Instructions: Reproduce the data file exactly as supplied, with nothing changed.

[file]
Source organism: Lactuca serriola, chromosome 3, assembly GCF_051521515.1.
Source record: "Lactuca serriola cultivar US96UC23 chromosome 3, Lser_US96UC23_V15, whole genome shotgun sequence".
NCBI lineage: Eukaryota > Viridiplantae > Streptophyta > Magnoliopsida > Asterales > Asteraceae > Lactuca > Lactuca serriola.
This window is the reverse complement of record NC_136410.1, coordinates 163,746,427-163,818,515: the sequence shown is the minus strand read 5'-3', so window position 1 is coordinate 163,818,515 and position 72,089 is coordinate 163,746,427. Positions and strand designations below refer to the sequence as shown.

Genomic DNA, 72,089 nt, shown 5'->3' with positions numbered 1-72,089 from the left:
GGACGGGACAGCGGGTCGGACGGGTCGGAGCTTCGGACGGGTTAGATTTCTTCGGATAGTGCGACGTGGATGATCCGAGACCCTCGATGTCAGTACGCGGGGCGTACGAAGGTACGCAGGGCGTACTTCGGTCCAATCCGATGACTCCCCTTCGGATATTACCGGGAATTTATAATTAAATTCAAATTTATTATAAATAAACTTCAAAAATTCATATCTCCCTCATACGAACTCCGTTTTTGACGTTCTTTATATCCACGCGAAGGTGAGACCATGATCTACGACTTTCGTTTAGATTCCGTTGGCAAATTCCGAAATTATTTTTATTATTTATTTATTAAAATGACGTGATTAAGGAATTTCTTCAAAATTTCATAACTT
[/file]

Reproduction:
Source organism: Lactuca serriola, chromosome 3, assembly GCF_051521515.1.
Source record: "Lactuca serriola cultivar US96UC23 chromosome 3, Lser_US96UC23_V15, whole genome shotgun sequence".
NCBI lineage: Eukaryota > Viridiplantae > Streptophyta > Magnoliopsida > Asterales > Asteraceae > Lactuca > Lactuca serriola.
This window is the reverse complement of record NC_136410.1, coordinates 163,746,427-163,818,515: the sequence shown is the minus strand read 5'-3', so window position 1 is coordinate 163,818,515 and position 72,089 is coordinate 163,746,427. Positions and strand designations below refer to the sequence as shown.

Genomic DNA, 72,089 nt, shown 5'->3' with positions numbered 1-72,089 from the left:
GGACGGGACAGCGGGTCGGACGGGTCGGAGCTTCGGACGGGTTAGATTTCTTCGGATAGTGCGACGTGGATGATCCGAGACCCTCGATGTCAGTACGCGGGGCGTACGAAGGTACGCAGGGCGTACTTCGGTCCAATCCGATGACTCCCCTTCGGATATTACCGGGAATTTATAATTAAATTCAAATTTATTATAAATAAACTTCAAAAATTCATATCTCCCTCATACGAACTCCGTTTTTGACGTTCTTTATATCCACGCGAAGGTGAGACCATGATCTACGACTTTCGTTTAGATTCCGTTGGCAAATTCCGAAATTATTTTTATTATTTATTTATTAAAATGACGTGATTAAGGAATTTCTTCAAAATTTCATAACTT